Per a Friday announcement, police are to be banned from NYC’s Pride parade through 2025.
To hold law enforcement accountable for their history of causing harm to marginalized communities, Pride organizers said they are not allowing officers to march in the historical parade, nor do they want on-duty officers within a city block of the celebration.
In an official statement, NYC Pride demanded that officers: “acknowledge their harm and to correct course moving forward.” The statement explained that “the sense of safety that law enforcement is meant to provide can instead be threatening, and at times dangerous, to those in our community who are most often targeted with excessive force and/or without reason.”
NYC Pride aptly increased the security budget to include a much-needed utilization of community-based securities and first responders.
Organizers did, however, confirm that police will be present only when “absolutely necessary as mandated by city officials.”
When the ban came out on Friday, the Gay Officers Action League released a statement saying it was disheartened by the decision. The group even said the choice, “to placate some of the activists in our community is shameful.”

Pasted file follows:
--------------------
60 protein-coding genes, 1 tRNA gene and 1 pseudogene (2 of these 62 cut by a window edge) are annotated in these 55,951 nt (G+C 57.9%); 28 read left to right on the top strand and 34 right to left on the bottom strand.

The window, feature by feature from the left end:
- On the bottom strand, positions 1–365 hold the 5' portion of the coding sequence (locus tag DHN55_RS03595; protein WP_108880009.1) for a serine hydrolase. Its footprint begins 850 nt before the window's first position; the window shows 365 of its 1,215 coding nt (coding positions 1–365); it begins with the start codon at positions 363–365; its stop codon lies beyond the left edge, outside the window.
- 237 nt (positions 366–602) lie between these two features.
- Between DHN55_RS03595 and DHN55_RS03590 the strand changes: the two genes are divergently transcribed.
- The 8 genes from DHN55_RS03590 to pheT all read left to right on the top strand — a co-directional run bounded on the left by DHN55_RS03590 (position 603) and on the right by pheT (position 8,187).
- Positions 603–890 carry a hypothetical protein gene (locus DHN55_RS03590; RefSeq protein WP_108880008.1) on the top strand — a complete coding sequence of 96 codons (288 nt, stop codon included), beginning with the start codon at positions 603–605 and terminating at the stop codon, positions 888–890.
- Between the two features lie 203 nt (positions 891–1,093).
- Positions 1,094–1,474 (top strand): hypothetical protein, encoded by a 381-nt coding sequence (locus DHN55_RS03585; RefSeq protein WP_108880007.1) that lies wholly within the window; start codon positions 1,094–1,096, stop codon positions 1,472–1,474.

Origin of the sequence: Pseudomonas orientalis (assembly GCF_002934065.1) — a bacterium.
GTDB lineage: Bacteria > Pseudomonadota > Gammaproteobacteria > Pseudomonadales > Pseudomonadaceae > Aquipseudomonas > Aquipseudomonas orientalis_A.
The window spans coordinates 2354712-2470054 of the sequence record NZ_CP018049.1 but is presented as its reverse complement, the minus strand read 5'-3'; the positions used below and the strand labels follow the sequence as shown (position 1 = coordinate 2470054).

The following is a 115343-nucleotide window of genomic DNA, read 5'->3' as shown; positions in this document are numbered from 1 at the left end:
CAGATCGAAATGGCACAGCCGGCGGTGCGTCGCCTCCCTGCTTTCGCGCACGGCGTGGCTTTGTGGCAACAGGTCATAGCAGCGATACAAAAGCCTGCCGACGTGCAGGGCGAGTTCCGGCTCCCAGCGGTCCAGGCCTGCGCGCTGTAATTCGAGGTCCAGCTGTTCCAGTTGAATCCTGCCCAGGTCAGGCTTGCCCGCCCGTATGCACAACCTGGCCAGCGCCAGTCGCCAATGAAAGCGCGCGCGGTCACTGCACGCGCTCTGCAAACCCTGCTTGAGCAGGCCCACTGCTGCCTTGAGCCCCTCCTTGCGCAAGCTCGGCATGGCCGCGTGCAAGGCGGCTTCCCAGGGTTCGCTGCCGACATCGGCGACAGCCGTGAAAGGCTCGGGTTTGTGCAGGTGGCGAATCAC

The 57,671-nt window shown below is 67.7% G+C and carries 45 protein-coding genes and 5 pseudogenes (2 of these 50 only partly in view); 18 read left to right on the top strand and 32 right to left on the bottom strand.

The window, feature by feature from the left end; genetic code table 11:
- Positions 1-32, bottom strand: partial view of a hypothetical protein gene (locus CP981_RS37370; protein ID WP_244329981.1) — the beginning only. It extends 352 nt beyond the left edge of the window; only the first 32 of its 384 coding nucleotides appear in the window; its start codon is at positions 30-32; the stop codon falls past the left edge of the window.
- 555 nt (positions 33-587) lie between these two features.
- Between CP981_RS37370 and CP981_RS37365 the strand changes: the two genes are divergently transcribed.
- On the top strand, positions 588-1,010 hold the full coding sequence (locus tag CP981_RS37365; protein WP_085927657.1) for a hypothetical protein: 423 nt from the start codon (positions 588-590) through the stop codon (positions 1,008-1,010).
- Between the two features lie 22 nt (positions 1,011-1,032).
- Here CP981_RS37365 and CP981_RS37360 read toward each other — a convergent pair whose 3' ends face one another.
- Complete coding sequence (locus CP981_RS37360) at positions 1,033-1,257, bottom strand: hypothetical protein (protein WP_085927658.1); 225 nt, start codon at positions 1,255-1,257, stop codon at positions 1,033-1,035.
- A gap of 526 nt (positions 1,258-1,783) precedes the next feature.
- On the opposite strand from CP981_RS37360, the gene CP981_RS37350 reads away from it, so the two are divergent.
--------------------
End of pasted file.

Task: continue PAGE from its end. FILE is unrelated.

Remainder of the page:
Here’s the catch: anyone identifying as an activist knows that right now, we are far from placated—we are just getting started.
The parade scheduled for this June is a celebration about—and made possible by—historical acts of activism. Now more than ever, particularly in the growth of a violent history against black and queer folks as it rears its ugly head to this day, standing up for what is right is going to be a theme behind the gathering.
Pride’s decisive announcement on the ban was not made overnight: the organization has experienced division in recent years in regards to how the event’s progression has contradicted its history. Just look at the Stonewall Riots, the very reason we march today is because of the historical presence of police brutality. At the Queer Liberation March held in 2019, people gathered with the aim of protesting the over-policing of the main Pride route.
Police brutality has always been something the queer community has fought against. It’s something we’ll continue to fight against as the concept of Pride takes on new, political meaning.